A lifelong equestrian, he served as an officer in the elite Uhlans (cavalry) on the front during the First World War, where he won the Iron Cross. Warburg later credited this experience with affording him invaluable insights into “real life” outside the confines of academia. Towards the end of the war, when the outcome was unmistakable, Albert Einstein, who had been a friend of Warburg’s father Emil, wrote Warburg at the behest of friends, asking him to leave the army and return to academia, since it would be a tragedy for the world to lose his talents. Einstein and Warburg later became friends, and Einstein’s work in physics had great influence on Otto’s biochemical research.[citation needed]

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Rudolf Virchow

Taken from Wikipedia

Rudolf Ludwig Carl Virchow, (October 1821 – September 5, 1902), was a German physician, anthropologist, pathologist, prehistorian, biologist, writer, editor, and politician, known for his advancement of public health. He is known as “the father of modern pathology” because his work helped to discredit humourism, bringing more science to medicine. He is also known as the founder of social medicine and veterinary pathology, and to his colleagues, the “Pope of medicine”.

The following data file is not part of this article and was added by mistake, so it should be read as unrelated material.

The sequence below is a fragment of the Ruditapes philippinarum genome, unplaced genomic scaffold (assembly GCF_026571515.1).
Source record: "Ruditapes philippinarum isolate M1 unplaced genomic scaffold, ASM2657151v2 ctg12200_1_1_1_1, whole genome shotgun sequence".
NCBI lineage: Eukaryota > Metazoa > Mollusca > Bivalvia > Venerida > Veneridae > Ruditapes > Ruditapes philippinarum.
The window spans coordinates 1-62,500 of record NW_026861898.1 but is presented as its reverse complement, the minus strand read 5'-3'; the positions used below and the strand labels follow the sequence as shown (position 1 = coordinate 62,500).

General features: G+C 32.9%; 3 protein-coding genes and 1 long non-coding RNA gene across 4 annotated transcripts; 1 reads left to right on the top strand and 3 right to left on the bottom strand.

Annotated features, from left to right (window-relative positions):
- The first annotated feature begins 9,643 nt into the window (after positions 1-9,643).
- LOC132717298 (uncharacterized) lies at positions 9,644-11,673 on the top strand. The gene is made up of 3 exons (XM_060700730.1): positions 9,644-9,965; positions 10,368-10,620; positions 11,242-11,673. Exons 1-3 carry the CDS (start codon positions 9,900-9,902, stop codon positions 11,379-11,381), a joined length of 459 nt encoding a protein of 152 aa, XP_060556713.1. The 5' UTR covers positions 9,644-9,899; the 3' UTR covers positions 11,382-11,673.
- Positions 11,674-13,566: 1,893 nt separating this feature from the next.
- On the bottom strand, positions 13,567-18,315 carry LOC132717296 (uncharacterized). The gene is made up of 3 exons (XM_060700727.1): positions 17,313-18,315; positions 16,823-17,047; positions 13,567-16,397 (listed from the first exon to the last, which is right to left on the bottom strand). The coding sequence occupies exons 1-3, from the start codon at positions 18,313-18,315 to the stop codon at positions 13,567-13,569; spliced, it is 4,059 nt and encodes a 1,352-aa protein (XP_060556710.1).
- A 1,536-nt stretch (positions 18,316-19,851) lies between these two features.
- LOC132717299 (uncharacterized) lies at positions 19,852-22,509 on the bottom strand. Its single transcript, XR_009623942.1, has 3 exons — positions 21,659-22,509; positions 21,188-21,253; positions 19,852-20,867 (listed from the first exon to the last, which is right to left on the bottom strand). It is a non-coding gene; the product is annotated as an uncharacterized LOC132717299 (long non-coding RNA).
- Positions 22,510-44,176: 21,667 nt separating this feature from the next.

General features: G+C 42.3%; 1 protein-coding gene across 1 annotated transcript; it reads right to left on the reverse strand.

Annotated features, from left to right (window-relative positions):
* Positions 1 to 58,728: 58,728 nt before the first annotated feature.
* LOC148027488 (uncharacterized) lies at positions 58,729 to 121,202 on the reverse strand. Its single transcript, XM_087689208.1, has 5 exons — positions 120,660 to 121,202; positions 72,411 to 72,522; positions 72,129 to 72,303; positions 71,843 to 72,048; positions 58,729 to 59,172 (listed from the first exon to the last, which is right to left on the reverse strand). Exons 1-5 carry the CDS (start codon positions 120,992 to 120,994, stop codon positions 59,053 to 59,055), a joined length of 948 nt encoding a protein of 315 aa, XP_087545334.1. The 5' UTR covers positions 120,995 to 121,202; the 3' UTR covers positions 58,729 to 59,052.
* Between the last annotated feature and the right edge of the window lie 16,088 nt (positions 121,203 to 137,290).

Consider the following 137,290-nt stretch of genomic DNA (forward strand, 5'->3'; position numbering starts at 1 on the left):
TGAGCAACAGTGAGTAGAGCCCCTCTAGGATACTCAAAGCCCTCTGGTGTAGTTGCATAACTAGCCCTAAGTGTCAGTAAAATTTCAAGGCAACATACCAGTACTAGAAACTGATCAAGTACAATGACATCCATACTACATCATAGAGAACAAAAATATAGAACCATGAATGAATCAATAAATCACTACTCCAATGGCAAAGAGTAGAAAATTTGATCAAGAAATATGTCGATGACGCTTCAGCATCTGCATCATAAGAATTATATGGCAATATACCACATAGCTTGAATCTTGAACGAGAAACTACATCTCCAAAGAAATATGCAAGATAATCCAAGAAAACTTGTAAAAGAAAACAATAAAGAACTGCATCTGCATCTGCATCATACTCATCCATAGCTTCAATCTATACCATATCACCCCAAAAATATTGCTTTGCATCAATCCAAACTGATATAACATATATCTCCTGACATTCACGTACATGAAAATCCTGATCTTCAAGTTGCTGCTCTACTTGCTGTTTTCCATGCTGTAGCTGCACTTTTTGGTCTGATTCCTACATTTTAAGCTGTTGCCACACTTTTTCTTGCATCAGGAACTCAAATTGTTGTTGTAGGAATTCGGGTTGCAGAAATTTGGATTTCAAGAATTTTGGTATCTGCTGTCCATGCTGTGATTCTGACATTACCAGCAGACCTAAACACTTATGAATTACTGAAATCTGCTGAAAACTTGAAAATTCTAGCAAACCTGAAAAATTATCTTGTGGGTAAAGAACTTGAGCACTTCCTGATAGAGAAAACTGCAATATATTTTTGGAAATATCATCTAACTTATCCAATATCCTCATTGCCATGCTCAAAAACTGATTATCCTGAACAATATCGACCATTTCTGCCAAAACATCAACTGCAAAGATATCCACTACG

Rudolf_VirchowBorn and lived in Schievelbein (Świdwin) as an only child of a working-class family, he proved to be a brilliant student. Dissuaded by his weak voice, he abandoned his initial interest in theology and turned to medicine. With special military scholarship, he earned his medical degree from Friedrich-Wilhelms Institute (Humboldt University of Berlin) under the tutelage of Johannes Peter Müller. He worked at the Charité hospital under Robert Froriep, whom he eventually succeeded as the prosector.

Although he failed to contain the 1847–1848 typhus epidemic in Upper Silesia, his report laid the foundation for public health in Germany, as well as his political and social activities. From it, he coined a well known aphorism: “Medicine is a social science, and politics is nothing else but medicine on a large scale”. He participated in the Revolution of 1848, which led to his expulsion from Charité the next year. He published a newspaper Die medicinische Reform (Medical Reform) during this period to disseminate his social and political ideas. He took the first Chair of Pathological Anatomy at the University of Würzburg in 1849. After five years, Charité invited him back to direct its newly built Institute for Pathology, and simultaneously becoming the first Chair of Pathological Anatomy and Physiology at Berlin University. The campus of Charité is now named Campus Virchow Klinikum. He cofounded the political party Deutsche Fortschrittspartei, by which he was elected to the Prussian House of Representatives, and won a seat in the Reichstag. His opposition to Otto von Bismarck’s financial policy resulted in an anecdotal “Sausage Duel” between the two. But he ardently supported Bismarck in his anti-Catholic campaigns, the social revolution he himself named as Kulturkampf (“culture struggle”).